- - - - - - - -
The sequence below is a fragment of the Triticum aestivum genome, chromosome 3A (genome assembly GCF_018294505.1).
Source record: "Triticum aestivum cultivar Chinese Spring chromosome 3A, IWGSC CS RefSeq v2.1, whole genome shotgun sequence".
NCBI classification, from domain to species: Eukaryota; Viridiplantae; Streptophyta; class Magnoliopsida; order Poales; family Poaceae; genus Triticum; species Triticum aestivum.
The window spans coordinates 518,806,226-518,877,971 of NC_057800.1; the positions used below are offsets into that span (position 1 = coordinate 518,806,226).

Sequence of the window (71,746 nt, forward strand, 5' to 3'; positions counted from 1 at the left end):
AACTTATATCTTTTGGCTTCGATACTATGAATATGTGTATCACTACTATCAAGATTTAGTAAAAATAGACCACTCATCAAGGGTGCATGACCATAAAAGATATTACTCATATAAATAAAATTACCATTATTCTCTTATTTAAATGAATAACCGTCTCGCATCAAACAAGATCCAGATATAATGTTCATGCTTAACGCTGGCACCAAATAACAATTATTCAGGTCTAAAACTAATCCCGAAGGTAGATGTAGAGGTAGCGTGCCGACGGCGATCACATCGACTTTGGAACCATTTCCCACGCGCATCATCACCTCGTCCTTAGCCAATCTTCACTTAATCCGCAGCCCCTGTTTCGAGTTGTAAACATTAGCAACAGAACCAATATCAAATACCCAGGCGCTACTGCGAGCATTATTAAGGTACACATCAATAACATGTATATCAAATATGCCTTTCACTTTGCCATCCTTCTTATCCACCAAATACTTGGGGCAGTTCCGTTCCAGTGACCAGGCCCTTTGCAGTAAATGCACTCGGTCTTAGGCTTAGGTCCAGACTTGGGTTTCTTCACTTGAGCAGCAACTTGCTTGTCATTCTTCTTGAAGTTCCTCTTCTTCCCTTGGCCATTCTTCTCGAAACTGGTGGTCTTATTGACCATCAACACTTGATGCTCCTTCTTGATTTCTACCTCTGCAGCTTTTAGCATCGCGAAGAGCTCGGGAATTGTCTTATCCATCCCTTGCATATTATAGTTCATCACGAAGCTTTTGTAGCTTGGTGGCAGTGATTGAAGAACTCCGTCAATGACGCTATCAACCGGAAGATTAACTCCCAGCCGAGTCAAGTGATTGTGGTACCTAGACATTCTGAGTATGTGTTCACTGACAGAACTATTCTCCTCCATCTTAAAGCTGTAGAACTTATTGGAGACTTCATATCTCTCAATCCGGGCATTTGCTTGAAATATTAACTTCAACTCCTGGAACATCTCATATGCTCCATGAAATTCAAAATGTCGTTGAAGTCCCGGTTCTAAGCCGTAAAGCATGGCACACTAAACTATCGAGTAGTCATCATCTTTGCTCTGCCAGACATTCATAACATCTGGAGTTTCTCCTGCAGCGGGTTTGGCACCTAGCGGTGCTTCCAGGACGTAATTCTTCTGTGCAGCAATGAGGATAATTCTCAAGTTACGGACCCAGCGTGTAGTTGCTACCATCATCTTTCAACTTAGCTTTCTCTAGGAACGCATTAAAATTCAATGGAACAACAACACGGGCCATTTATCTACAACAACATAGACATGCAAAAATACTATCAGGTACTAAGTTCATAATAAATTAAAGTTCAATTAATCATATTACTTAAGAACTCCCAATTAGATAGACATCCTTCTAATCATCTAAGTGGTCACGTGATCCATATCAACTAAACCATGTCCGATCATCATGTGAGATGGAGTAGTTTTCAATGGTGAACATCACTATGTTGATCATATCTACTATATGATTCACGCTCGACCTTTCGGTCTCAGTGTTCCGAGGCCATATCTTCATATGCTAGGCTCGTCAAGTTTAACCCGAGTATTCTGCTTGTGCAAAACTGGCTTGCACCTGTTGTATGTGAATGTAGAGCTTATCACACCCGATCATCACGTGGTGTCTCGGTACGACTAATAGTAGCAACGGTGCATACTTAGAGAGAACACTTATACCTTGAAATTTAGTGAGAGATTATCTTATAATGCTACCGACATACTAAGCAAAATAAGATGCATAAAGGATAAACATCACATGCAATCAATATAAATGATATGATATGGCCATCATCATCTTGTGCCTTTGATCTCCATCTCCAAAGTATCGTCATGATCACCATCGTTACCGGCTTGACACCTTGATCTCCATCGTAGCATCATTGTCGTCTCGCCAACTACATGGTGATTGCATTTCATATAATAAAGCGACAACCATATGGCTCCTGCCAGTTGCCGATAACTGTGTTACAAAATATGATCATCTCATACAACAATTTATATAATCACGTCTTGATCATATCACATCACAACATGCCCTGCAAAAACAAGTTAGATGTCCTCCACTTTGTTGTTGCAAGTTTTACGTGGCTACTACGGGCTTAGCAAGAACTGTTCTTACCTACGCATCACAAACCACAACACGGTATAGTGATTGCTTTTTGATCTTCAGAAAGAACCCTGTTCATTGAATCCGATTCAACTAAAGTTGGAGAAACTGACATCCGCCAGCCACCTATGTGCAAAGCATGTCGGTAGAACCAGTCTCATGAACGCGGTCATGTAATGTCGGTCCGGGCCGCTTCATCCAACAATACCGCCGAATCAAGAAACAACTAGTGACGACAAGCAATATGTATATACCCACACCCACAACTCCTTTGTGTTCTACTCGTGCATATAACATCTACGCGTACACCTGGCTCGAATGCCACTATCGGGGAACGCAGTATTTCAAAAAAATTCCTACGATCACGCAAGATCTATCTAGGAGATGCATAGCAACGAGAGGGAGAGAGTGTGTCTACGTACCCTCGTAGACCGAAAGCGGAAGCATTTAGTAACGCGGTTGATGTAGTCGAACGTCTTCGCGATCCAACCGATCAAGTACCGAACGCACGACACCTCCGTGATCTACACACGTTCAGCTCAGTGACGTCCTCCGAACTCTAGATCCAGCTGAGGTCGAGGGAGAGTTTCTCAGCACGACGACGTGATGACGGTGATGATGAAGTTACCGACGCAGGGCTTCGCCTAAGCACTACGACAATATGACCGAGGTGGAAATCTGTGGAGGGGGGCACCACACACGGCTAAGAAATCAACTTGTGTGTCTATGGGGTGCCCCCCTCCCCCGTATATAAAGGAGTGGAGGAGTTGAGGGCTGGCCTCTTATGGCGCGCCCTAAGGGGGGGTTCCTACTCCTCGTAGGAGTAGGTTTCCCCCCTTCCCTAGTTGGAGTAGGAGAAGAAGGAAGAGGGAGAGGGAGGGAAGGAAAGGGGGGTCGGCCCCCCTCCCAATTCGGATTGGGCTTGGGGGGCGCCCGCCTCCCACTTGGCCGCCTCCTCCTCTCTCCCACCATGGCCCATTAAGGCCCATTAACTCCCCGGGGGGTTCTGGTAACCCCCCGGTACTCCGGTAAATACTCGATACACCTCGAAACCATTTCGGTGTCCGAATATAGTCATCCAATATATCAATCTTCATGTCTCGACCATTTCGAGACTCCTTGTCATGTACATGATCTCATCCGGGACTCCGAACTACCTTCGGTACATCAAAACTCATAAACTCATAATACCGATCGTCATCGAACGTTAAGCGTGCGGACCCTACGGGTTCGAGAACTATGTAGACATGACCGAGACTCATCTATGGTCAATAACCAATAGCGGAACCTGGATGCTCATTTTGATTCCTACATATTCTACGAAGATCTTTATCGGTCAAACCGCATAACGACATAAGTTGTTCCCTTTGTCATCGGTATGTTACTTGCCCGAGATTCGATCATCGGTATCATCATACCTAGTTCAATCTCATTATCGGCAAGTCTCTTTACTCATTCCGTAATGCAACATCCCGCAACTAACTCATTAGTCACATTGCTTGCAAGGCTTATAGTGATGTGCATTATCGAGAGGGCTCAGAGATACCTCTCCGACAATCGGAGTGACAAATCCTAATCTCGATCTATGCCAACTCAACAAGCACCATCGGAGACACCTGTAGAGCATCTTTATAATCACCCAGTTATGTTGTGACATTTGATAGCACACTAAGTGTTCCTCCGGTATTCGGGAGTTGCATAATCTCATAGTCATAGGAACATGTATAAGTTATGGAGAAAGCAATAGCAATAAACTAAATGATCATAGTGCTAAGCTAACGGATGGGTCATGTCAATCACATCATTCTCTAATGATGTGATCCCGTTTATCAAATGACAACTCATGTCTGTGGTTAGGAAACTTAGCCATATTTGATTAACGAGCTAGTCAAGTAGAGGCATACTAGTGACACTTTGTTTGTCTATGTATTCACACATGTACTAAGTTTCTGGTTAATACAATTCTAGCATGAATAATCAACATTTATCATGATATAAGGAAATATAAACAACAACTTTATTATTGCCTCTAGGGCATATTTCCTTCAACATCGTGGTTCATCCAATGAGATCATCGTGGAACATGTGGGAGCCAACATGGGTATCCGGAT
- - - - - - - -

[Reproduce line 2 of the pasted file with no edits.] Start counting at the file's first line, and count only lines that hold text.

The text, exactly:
Source record: "Triticum aestivum cultivar Chinese Spring chromosome 3A, IWGSC CS RefSeq v2.1, whole genome shotgun sequence".